A few weeks ago, I published one of my Cone of Shame podcasts on “Intentional Discounting.” I talked with Dr. Tannetje Crocker about when and how she gives discounts to clients in the emergency room, and the episode certainly got peoples’ attention. I ended up getting a bit of criticism over the piece, and now that I’ve reflected on it, I’d like to share what I have learned.
The criticisms I got basically fell into three categories.
1. Drawn Conclusions
The first category was people who read the pull quote on social media, looked at comments from others, and then shared strong feelings about what they assumed was in the podcast.
2. Questions About Fairness
The second category was one that I think is very valid and basically comes down to questions about fairness in discounting for some and not others, and also about how realistic it is for most practices to reduce their prices “as needed.” This was an error on my part in framing the conversation.
I think reducing prices is one tool in the toolbox of practices trying to help pet owners provide care. I personally think it should be an infrequently used tool, and one that is a tiny part of a much larger system of supporting pet owners having financial difficulties. My mistake was not stating those beliefs at the start, rather jumping in with Dr. Crocker to discuss how discounting is done without enough surrounding context. That’s an adjustment I will certainly make in the future whenever talking about reducing prices.
3. Discounting & The Impacts On Staff Salaries
The third category is the one that has bothered me a bit. There were a number of people who felt that discounting services would prevent technicians from being able to earn a higher wage. They pointed out that I have regularly talked about the importance of raising technician salaries and felt that my openness to discounting in certain situations was counterproductive.
While I understand the basic idea that if practices do not collect revenue, they can’t then give said revenue to their technicians. I think the situation is a bit more complicated than that.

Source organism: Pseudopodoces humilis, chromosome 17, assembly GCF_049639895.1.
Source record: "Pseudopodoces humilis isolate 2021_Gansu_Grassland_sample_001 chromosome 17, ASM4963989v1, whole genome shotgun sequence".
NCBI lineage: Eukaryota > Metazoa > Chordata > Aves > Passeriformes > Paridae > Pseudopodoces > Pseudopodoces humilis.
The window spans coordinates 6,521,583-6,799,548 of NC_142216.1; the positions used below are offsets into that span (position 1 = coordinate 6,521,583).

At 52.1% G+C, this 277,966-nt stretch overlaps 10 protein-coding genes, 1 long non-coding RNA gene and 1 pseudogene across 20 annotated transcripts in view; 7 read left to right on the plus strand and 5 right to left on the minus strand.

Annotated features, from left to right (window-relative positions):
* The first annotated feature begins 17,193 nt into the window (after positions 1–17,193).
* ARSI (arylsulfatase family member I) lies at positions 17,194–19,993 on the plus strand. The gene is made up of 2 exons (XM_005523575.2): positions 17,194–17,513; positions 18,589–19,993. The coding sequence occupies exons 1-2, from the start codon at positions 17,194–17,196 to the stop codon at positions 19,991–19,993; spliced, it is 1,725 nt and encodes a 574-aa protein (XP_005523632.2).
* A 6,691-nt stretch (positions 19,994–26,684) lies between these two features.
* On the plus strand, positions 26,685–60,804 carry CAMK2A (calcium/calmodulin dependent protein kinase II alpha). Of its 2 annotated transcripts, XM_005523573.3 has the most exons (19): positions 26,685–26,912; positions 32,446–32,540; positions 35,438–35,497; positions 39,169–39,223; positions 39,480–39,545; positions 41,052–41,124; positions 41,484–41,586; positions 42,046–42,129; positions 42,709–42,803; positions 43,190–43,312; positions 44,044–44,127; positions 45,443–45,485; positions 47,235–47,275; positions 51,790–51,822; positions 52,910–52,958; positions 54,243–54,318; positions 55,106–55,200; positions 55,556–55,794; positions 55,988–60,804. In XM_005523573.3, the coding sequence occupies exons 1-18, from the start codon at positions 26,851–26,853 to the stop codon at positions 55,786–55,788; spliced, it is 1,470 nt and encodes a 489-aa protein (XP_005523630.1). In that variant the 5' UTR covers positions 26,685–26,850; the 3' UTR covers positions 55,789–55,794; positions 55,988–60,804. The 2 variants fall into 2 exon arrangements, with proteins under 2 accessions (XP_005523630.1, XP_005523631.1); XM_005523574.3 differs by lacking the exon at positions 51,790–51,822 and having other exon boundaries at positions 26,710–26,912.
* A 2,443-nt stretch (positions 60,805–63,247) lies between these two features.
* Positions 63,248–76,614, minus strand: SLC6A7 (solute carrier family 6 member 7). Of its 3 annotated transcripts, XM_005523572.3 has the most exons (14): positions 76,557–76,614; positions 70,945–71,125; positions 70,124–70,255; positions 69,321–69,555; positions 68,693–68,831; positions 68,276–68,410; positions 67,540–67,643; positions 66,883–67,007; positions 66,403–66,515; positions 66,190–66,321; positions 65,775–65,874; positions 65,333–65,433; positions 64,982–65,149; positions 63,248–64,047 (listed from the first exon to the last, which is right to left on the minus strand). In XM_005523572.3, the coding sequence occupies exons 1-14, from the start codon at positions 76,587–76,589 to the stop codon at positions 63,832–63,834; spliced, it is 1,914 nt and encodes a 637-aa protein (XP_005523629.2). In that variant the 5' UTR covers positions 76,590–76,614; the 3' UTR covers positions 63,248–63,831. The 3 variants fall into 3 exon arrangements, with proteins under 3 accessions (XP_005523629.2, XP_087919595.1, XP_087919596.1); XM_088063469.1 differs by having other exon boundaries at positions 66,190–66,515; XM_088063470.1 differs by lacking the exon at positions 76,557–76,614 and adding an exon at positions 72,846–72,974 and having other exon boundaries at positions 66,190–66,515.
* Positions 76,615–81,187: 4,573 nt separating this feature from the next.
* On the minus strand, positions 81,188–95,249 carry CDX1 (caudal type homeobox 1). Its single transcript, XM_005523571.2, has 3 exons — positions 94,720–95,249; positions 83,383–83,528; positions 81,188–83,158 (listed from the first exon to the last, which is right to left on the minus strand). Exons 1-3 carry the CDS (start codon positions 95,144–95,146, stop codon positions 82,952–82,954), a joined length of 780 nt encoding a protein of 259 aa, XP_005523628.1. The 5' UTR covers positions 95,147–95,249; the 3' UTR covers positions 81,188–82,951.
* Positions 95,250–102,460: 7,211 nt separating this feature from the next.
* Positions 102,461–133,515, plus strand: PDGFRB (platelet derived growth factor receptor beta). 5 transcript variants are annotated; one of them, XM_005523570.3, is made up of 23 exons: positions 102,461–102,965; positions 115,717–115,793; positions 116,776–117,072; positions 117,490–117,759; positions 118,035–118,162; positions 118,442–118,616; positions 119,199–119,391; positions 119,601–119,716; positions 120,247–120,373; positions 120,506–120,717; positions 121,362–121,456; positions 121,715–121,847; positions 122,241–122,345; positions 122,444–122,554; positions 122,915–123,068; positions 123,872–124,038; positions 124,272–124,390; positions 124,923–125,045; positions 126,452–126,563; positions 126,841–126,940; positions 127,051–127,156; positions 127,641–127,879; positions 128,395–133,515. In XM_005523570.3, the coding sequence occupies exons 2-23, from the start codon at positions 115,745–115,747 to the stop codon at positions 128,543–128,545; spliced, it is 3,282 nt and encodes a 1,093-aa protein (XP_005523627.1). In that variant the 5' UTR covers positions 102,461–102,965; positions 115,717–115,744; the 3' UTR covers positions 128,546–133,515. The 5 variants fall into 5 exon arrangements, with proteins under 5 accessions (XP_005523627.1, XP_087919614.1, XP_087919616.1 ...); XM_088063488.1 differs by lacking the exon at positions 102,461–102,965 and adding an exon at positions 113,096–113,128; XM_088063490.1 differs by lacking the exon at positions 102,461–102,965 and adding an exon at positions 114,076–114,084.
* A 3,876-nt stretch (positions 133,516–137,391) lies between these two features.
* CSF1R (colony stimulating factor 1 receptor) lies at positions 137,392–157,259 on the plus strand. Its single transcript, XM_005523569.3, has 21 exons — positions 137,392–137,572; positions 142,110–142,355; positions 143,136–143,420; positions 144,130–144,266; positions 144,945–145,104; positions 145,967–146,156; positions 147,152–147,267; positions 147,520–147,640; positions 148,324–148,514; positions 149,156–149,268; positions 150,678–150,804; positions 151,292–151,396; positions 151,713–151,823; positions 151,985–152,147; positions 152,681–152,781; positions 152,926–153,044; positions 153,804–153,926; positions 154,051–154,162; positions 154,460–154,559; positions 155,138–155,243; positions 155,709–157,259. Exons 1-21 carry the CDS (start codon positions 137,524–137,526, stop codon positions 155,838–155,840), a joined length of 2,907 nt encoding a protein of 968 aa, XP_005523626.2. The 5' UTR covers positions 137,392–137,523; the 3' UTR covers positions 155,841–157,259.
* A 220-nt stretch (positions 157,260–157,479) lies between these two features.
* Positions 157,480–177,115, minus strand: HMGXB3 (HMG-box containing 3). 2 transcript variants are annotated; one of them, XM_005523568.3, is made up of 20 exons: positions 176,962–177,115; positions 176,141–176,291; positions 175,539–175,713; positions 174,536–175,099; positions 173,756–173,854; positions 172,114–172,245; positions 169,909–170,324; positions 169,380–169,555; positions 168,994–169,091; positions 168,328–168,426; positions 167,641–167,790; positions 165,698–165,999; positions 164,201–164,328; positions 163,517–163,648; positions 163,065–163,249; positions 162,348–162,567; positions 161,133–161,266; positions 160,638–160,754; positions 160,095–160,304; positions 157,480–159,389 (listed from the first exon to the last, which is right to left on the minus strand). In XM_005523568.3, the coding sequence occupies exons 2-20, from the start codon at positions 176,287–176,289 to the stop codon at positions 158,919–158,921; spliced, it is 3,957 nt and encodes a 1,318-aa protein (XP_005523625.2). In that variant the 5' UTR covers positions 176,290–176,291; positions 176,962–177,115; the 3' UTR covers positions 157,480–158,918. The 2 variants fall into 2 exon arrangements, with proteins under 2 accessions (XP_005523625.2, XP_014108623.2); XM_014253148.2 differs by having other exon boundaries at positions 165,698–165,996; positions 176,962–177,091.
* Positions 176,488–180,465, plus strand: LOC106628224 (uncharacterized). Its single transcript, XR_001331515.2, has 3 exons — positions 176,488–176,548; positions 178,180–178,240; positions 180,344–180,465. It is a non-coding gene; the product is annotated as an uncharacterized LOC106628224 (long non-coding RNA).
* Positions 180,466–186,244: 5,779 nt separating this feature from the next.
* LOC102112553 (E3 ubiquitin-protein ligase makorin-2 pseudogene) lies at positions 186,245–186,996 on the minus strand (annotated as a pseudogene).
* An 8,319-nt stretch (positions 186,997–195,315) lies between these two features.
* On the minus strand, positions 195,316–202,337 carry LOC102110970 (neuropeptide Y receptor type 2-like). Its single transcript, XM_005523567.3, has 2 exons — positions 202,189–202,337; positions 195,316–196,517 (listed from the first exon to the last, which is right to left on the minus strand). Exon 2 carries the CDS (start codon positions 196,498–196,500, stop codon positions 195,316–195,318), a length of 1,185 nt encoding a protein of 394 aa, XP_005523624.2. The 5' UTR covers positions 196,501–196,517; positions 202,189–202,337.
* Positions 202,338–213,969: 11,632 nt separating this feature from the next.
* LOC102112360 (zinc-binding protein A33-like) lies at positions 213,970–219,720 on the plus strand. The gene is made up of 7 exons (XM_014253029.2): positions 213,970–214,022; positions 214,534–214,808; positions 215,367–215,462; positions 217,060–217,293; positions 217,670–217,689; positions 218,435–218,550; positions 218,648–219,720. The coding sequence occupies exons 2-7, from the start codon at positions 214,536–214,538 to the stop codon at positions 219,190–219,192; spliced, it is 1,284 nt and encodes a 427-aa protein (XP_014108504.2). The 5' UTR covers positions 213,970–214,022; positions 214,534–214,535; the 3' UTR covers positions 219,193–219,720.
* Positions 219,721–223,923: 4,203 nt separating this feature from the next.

Yes, I do believe that low salaries are damaging to our profession retaining and creating positive work experiences for paraprofessionals. However, let me ask you this… would you be more likely to leave a practice because it paid slightly less, or because it had a policy of turning pet owners away if they could not afford services?
There’s an undeniable emotional cost to withholding care based on a pet owner’s inability to pay the bill. That doesn’t release us from our responsibility to create a living wage for our people or to run a healthy business. It does, in my opinion, prohibit us from looking at financial policy in the black and white terms of “pay us or leave.”
The Importance of Balance In Access To Care
When we talk about access to care, we should never forget that success in veterinary medicine is balance. It’s about finding solutions that work for everyone. It’s about weighing our need to generate revenue against our needs to provide care to pets and people.
No, this is not an easy position and most of us get it wrong from time-to-time. But the future of our profession is neither an exercise in maximizing income or in unsustainably sacrificing ourselves and our teams to provide the highest standard of care to all who walk through our doors.
My friends, our lives would be much easier if we simply demanded payment in full up front and turned away anyone who couldn’t afford it. After all, isn’t that what almost every other business does? But this is not our purpose and while our lives would be simpler, they would be poisonous to our souls. Yes, our road is a complicated one. Our challenge must always be to take better care of both pets AND ourselves.